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Joint and Individual Savings within Families: Evidence from Bank Accounts

Abstract

Are savings evenly distributed and owned within families or do partners within families differ in their wealth? In this paper we investigated the ownership of financial assets within families and how joint savings affect the individual savings of the partners. We used anonymised monthly transactional data from ING Bank from 2014 to 2016 to observe financial data on Dutch couples. We found that savings were quite equally allocated in almost half of the households, while in the other half it was common that only one partner owned an individual account. The estimations showed that joint savings contributed to a more equal division of savings since they were held equally. However, we found larger differences in individual savings among partners who shared some savings, suggesting that the use of joint savings did not lead to individual savings being more evenly distributed, but rather to the opposite. The pattern was more apparent for households in their 20s and for savings accounts. The results of the study highlight the need for a better understanding of how partners make decisions about applying the sharing rule to joint and individual savings.

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Notes

  1. Eurostat database at ec.europa.eu, code [lfsa_eppga].

  2. Eurostat database at ec.europa.eu, code [sdg_05_20].

  3. The statistics are available from the Statistics Netherlands database https://opendata.cbs.nl/statline/#/CBS/en/dataset/37425eng/table?ts=1571308829477

  4. The tax rules are provided by Tax and Customs administration at https://www.belastingdienst.nl

  5. The research was conducted under Think Forward Initiative project grant, and an agreement to access the anonymised bank dataset was part of the project. Data processing for scientific purposes was used in compliance with the General Data Protection Regulation.

  6. Since the data on children are collected indirectly, some data may be missing. This would lead to lower estimates.

  7. The ownership of pension accounts is very small because the data cover only voluntary defined contribution pension schemes, but the majority of voluntary pension schemes are in life insurance (HFCS 2017). Additionally, pension assets are only individual. However, we included these pension assets in the analysis as they can be liquidated when needed, contributing to the individual financial assets.

  8. Regression estimations on the share of individual savings held by women or men showed that neither gender benefitted systematically from pooling. The variable indicating pooling was not statistically significant, whether the binary or continuous variable was used (not reported).

  9. Although pension accounts are not held jointly, it is possible to estimate the difference in the shares of individual balances and how pooling is linked to the gap for any other products.

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Acknowledgements

The authors would like to thank Dimitry Fleming for his help with the database and technical issues, Jaanika Meriküll, Kim Peijnenburg, Tairi Rõõm, and participants at a TalTech research seminar, at EMS 2019, at the IAREP/SABE 2019 conference, at CEPR European Conference on Household Finance 2019, at EEA Congress 2020 and at BEA seminar for their useful comments.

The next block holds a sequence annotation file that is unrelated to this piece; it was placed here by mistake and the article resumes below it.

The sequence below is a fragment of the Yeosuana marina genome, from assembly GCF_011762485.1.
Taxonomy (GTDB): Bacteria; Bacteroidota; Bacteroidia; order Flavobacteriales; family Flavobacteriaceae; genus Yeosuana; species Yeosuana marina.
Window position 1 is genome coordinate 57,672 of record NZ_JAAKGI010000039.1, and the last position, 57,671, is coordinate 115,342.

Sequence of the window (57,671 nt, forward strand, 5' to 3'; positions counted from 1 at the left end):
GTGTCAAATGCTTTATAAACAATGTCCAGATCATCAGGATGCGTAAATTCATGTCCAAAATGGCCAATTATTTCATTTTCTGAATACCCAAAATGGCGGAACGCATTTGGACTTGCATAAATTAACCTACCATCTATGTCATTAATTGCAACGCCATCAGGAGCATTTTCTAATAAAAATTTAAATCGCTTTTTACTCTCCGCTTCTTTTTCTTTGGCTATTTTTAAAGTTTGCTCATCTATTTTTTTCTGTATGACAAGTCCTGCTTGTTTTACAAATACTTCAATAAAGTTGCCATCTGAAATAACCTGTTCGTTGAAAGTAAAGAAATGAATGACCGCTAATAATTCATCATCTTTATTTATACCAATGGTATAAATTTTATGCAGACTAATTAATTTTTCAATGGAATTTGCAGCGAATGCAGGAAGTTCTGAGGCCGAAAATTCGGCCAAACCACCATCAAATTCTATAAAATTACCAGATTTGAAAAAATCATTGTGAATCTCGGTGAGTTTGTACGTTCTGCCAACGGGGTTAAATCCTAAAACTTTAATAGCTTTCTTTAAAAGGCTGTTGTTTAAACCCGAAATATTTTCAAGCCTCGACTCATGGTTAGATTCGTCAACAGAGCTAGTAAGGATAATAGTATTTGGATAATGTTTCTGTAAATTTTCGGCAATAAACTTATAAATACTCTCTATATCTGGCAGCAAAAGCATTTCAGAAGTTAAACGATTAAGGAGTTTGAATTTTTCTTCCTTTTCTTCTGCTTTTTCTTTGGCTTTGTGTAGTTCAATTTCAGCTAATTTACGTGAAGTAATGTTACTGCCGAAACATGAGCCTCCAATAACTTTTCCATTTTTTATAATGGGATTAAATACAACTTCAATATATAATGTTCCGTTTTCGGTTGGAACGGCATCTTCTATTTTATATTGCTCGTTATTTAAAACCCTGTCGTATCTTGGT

Disclaimer

The views and opinions expressed in this report are solely those of the authors and do not necessarily reflect the official policy or position of the Think Forward Initiative - TFI - or any of its partners. Responsibility for the information, data and content in this article lies entirely with the authors.

Funding

The authors acknowledge Think Forward Initiative (TFI) for the research funding and ING for providing access to the anonymised data. Merike Kukk acknowledges financial support from the European Union’s Horizon 2020 Research and Innovation programme under Grant Agreement No. 952574.

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Correspondence to Merike Kukk.

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Appendix

Appendix

See Tables 4, 5, 6, 7, 8, 9, 10, 11.

Table 4 Ownership of different account types and the balances on these accounts
Table 5 Sample summary statistics
Table 6 Estimation results for the difference in individual shares of financial assets in a family
Table 7 Estimation results for the difference in individual income, or income which is not pooled, in a family
Table 8 Estimation results for the difference in individual spending in a family
Table 9 Robustness checks for the estimation results for the difference in the individual share of financial assets in a family
Table 10 Estimation results for the difference in the individual shares of financial assets in a family by age group
Table 11 Estimation results for the difference in the individual share of financial assets in a family by product type

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Kukk, M., van Raaij, W.F. Joint and Individual Savings within Families: Evidence from Bank Accounts. J Fam Econ Iss 43, 511–533 (2022). https://doi.org/10.1007/s10834-021-09783-3

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  • DOI: https://doi.org/10.1007/s10834-021-09783-3

Keywords

  • Family
  • Savings
  • Financial assets
  • Allocation of resources
  • Sharing rule
  • Pooling
  • Joint and individual
  • Bank accounts

JEL codes

  • G51
  • D13
  • D14
  • D31